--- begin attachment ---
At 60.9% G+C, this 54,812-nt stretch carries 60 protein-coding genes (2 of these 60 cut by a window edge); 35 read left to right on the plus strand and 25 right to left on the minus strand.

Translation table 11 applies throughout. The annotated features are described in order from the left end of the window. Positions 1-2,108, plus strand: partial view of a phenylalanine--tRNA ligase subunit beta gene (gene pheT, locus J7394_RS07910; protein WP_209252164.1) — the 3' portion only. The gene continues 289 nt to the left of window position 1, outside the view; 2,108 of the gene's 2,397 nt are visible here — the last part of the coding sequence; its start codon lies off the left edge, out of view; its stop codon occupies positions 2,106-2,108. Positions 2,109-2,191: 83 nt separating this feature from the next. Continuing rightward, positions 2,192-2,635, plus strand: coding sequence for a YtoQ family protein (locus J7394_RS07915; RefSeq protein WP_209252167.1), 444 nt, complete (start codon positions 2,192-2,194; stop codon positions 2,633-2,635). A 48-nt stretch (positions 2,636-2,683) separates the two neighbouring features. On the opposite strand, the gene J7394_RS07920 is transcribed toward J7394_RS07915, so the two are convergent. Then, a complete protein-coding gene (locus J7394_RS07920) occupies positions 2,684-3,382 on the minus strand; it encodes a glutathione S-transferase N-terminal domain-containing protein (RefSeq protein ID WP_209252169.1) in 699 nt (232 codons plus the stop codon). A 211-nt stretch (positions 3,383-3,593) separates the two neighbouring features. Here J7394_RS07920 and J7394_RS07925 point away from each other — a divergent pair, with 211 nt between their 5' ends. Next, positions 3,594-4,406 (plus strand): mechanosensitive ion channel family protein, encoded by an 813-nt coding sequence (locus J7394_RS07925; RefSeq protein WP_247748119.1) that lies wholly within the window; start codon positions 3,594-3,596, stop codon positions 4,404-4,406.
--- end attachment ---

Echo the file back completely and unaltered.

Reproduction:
At 60.9% G+C, this 54,812-nt stretch carries 60 protein-coding genes (2 of these 60 cut by a window edge); 35 read left to right on the plus strand and 25 right to left on the minus strand.

Translation table 11 applies throughout. The annotated features are described in order from the left end of the window. Positions 1-2,108, plus strand: partial view of a phenylalanine--tRNA ligase subunit beta gene (gene pheT, locus J7394_RS07910; protein WP_209252164.1) — the 3' portion only. The gene continues 289 nt to the left of window position 1, outside the view; 2,108 of the gene's 2,397 nt are visible here — the last part of the coding sequence; its start codon lies off the left edge, out of view; its stop codon occupies positions 2,106-2,108. Positions 2,109-2,191: 83 nt separating this feature from the next. Continuing rightward, positions 2,192-2,635, plus strand: coding sequence for a YtoQ family protein (locus J7394_RS07915; RefSeq protein WP_209252167.1), 444 nt, complete (start codon positions 2,192-2,194; stop codon positions 2,633-2,635). A 48-nt stretch (positions 2,636-2,683) separates the two neighbouring features. On the opposite strand, the gene J7394_RS07920 is transcribed toward J7394_RS07915, so the two are convergent. Then, a complete protein-coding gene (locus J7394_RS07920) occupies positions 2,684-3,382 on the minus strand; it encodes a glutathione S-transferase N-terminal domain-containing protein (RefSeq protein ID WP_209252169.1) in 699 nt (232 codons plus the stop codon). A 211-nt stretch (positions 3,383-3,593) separates the two neighbouring features. Here J7394_RS07920 and J7394_RS07925 point away from each other — a divergent pair, with 211 nt between their 5' ends. Next, positions 3,594-4,406 (plus strand): mechanosensitive ion channel family protein, encoded by an 813-nt coding sequence (locus J7394_RS07925; RefSeq protein WP_247748119.1) that lies wholly within the window; start codon positions 3,594-3,596, stop codon positions 4,404-4,406.